Da‘wah ("invitation") means the proselytizing or preaching of Islam. Da‘wah literally means "issuing a summon" or "making an invitation", being an active participle of a verb meaning variously "to summon" or "to invite". A Muslim who practices da‘wah, either as a religious worker or in a volunteer community effort, is called a dā‘ī (داعي plural du‘āh, gen: du‘āt دعاة).
A dā‘ī is thus a person who invites people to understand Islam through dialogue, not unlike the Islamic equivalent of a missionary inviting people to the faith, prayer and manner of Islamic life.
Eschatology is literally understood as the last things or ultimate things and in Muslim theology, eschatology refers to the end of this world and what will happen in the next world or hereafter. Eschatology covers the death of human beings, their souls after their bodily death, the total destruction of this world, the resurrection of human souls, the Last Judgment of human deeds by God after the resurrection, and the rewards and punishments for the believers and non-believers respectively. The places for the believers in the hereafter are known as Paradise and for the non-believers as Hell.
Schools of theology
Muslim theology is the theology and interpretation of creed (aqidah) that derived from the Qur'an and Hadith. The contents of Muslim theology can be divided into theology proper such as theodicy, eschatology, anthropology, apophatic theology, and comparative religion. In the history of Muslim theology, there have been theological schools among Muslims displaying both similarities and differences with each other in regard to beliefs.
Traditional Sunni Schools
Kalām is the Islamic philosophy of seeking theological principles through dialectic. In Arabic, the word literally means "speech/words". A scholar of kalām is referred to as a mutakallim (Muslim theologian; plural mutakallimūn). There are many schools of Kalam, the main ones being the Ash'ari and Maturidi schools in Sunni Islam.
For the Atharis, the "clear" meaning of the Qur'an and especially the prophetic traditions have sole authority in matters of belief, as well as law, and to engage in rational disputation, even if one arrives at the truth, is absolutely forbidden. Atharis engage in an amodal reading of the Qur'an, as opposed to one engaged in Ta'wil (metaphorical interpretation). They do not attempt to rationally conceptualize the meanings of the Qur'an and believe that the real meanings should be consigned to God alone (tafwid). This theology was taken from exegesis of the Quran and statements of the early Muslims and later codified by a number of scholars including Ahmad ibn Hanbal and Ibn Qudamah.
Shiʿi beliefs and practices
Shiʿi Muslims hold that there are five articles of belief. Similar to the Sunnis, the Shiʿis do not believe in complete predestination, or complete free will. They believe that in human life there is a both free will and predestination.
Twelver's Roots of Religion (Uṣūl ad-Dīn)
- Tawhid: The Oneness of God.
- Adalah: The Justice of God.
- Nubuwwah (Prophethood): God has appointed perfect and infallible prophets and messengers to teach mankind the religion (i.e. a perfect system on how to live in "peace".)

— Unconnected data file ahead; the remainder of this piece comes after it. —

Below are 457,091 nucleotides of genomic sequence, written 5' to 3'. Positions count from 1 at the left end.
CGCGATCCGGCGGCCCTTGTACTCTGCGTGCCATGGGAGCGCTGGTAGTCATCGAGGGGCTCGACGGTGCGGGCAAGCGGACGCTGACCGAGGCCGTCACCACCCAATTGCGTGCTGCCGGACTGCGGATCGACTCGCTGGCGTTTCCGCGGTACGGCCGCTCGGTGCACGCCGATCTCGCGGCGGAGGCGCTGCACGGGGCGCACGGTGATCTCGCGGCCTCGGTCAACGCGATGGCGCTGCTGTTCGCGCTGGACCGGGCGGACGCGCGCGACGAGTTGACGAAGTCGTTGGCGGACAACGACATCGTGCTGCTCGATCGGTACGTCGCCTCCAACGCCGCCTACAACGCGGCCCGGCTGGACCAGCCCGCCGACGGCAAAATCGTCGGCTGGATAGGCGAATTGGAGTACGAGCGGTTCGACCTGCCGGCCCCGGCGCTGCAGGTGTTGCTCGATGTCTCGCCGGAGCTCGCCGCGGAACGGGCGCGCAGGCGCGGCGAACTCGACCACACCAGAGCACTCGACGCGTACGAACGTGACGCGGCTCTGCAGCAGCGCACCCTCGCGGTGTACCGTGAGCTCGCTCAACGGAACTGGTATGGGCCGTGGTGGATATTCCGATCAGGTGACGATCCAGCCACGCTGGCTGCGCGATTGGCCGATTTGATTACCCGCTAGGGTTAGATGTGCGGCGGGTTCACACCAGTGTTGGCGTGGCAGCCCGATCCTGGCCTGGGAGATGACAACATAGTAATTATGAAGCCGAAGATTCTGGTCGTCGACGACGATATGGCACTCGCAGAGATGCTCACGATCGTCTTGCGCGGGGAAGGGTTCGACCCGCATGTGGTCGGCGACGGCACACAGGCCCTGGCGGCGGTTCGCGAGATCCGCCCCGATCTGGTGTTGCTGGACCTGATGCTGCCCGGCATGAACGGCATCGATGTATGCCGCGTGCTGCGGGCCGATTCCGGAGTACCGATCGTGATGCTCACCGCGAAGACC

- Imamate: (Leadership): God has appointed specific leaders to lead and guide mankind — a prophet appoints a custodian of the religion before his demise.
- Last Judgment: God will raise mankind for Judgment
The branch of Islam known as Isma'ilism is the second largest Shiʿi community. They observe the following extra pillars:
Literature pertaining to creed
Many Muslim scholars have attempted to explain Islamic creed in general, or specific aspects of aqidah. The following list contains some of the most well-known literature.
- Mukhtasar Shu'ab al-Imān or "The 77 branches of faith" by the Imām al-Bayhaqi
- al-ʿAqīdah aṭ-Ṭaḥāwiyya ("The Fundamentals of Islamic Creed by al-Tahawi). This has been accepted by almost all Sunnis (Atharis, Ash'aris and Maturidis). Several Islamic scholars have written about the Tahawiyya creed, including Ali al-Qari, al-Maydani, ibn Abi al-Izz and Abd al-Aziz ibn Baz.
- al-ʿAqīdah al-Wāsiṭiyyah ("The Wasit Creed") by ibn Taymiyyah.
- Sharh as Sunnah or the Explanation of the Sunna by al-Hasan ibn 'Ali al-Barbahari. Lists approximately 170 points pertaining to the fundamentals of ʿaqidah.
- Khalq Afʿāl al-ʿIbād ("The Creation of the Acts of Servants") by Muhammad al-Bukhari. It shows the opinion of early scholars (Salaf) but it does not cover all topics.
- Lum'at al-Itiqād by ibn Qudamah. Details the creed of the early Imams of the Sunni Muslims and one of the key works in the Athari creed.
- al-ʿUluww by al-Dhahabī. Details the opinions of early scholars on matters of creed.
- Ibaanah by Abu al-Hasan al-Ash'ari.
- Risālah al-Qudsiyyah ("The Jerusalem Tract") by al-Ghazali, where the rules of faith are discussed.
- Sa'd al-Din al-Taftazani on the creed of Abu Hafs Umar an-Nasafi
- Shiʿite Islam Muhammad Husayn Tabataba'i: translated by Hossein Nasr; (also reprinted under the title Shi'a.)"
- Root and Branches of Faith by Maqbul Hussein Rahim
- Shi'ism Doctrines, Thought and Spirituality by Hossein Nasr
“Safeguards of Transmission” by Ubayd Allāh ibn Masūd ibn Mahmud ibn Ahmad al-Mahbūbī (died 1346).
- Glasse, Cyril (2001). New Encyclopedia of Islam (Revised ed.). Rowman & Littlefield Publishers. p. 105.
- Abu Hanifah An-Nu^man. "Al- Fiqh Al-Akbar" (PDF). aicp.org. Retrieved 14 March 2014.
- Al-Fiqh Al-Akbar II With Commentary by Al-Ninowy
- Joel Beversluis (ed.). Sourcebook of the World's Religions: An Interfaith Guide to Religion and ... New World Library. pp. 68–9.
- http://al-quran.info/#&&sura=2&aya=177&trans=en- arthur_arberry&show=both,quran-uthmani&format=rows&ver=1.00
- Farāhī, Majmū‘ah Tafāsīr, 2nd ed. (Faran Foundation, 1998), 347.
- Frederick M. Denny, An Introduction to Islam, 3rd ed., p. 405
- Khalid Mahmood Shaikh
- Jeffry R. Halverson, Theology and Creed in Sunni Islam. ISBN 0230106587, p 36.
- Jeffry R. Halverson, Theology and Creed in Sunni Islam. ISBN 0230106587, p 36-37.
- Nader El-Bizri, ‘God: essence and attributes’, in The Cambridge Companion to Classical Islamic theology, ed. Tim Winter (Cambridge: Cambridge University Press, 2008), pp. 121-140